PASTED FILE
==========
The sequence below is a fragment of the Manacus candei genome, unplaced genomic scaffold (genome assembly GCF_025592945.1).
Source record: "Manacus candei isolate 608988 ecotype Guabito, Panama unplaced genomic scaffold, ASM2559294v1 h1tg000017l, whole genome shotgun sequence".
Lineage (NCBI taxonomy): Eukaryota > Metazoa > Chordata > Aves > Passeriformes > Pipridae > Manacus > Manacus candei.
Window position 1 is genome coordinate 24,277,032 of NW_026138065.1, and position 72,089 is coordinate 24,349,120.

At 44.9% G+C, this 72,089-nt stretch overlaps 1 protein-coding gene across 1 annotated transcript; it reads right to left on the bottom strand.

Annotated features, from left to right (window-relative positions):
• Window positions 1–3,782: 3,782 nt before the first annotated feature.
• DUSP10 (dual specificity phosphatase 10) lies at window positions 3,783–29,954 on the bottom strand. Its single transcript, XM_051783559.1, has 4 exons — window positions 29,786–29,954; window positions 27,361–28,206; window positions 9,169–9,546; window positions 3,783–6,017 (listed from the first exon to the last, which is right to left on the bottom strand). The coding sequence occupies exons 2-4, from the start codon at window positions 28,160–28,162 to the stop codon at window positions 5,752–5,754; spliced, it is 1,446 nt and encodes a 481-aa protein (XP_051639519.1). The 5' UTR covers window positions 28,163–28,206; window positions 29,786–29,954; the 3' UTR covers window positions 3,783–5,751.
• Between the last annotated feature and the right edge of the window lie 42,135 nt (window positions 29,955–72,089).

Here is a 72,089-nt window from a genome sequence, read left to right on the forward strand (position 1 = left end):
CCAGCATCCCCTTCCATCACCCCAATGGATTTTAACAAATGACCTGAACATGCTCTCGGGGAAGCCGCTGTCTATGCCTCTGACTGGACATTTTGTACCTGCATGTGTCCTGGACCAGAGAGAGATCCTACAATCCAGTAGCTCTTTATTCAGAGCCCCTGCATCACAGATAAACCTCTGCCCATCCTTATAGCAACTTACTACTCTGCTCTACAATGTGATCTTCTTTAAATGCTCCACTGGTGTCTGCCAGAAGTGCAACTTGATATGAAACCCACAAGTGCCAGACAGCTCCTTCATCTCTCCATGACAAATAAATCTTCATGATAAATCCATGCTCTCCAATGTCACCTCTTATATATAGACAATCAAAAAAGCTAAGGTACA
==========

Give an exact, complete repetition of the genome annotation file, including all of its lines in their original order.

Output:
The sequence below is a fragment of the Manacus candei genome, unplaced genomic scaffold (genome assembly GCF_025592945.1).
Source record: "Manacus candei isolate 608988 ecotype Guabito, Panama unplaced genomic scaffold, ASM2559294v1 h1tg000017l, whole genome shotgun sequence".
Lineage (NCBI taxonomy): Eukaryota > Metazoa > Chordata > Aves > Passeriformes > Pipridae > Manacus > Manacus candei.
Window position 1 is genome coordinate 24,277,032 of NW_026138065.1, and position 72,089 is coordinate 24,349,120.

At 44.9% G+C, this 72,089-nt stretch overlaps 1 protein-coding gene across 1 annotated transcript; it reads right to left on the bottom strand.

Annotated features, from left to right (window-relative positions):
• Window positions 1–3,782: 3,782 nt before the first annotated feature.
• DUSP10 (dual specificity phosphatase 10) lies at window positions 3,783–29,954 on the bottom strand. Its single transcript, XM_051783559.1, has 4 exons — window positions 29,786–29,954; window positions 27,361–28,206; window positions 9,169–9,546; window positions 3,783–6,017 (listed from the first exon to the last, which is right to left on the bottom strand). The coding sequence occupies exons 2-4, from the start codon at window positions 28,160–28,162 to the stop codon at window positions 5,752–5,754; spliced, it is 1,446 nt and encodes a 481-aa protein (XP_051639519.1). The 5' UTR covers window positions 28,163–28,206; window positions 29,786–29,954; the 3' UTR covers window positions 3,783–5,751.
• Between the last annotated feature and the right edge of the window lie 42,135 nt (window positions 29,955–72,089).

Here is a 72,089-nt window from a genome sequence, read left to right on the forward strand (position 1 = left end):
CCAGCATCCCCTTCCATCACCCCAATGGATTTTAACAAATGACCTGAACATGCTCTCGGGGAAGCCGCTGTCTATGCCTCTGACTGGACATTTTGTACCTGCATGTGTCCTGGACCAGAGAGAGATCCTACAATCCAGTAGCTCTTTATTCAGAGCCCCTGCATCACAGATAAACCTCTGCCCATCCTTATAGCAACTTACTACTCTGCTCTACAATGTGATCTTCTTTAAATGCTCCACTGGTGTCTGCCAGAAGTGCAACTTGATATGAAACCCACAAGTGCCAGACAGCTCCTTCATCTCTCCATGACAAATAAATCTTCATGATAAATCCATGCTCTCCAATGTCACCTCTTATATATAGACAATCAAAAAAGCTAAGGTACA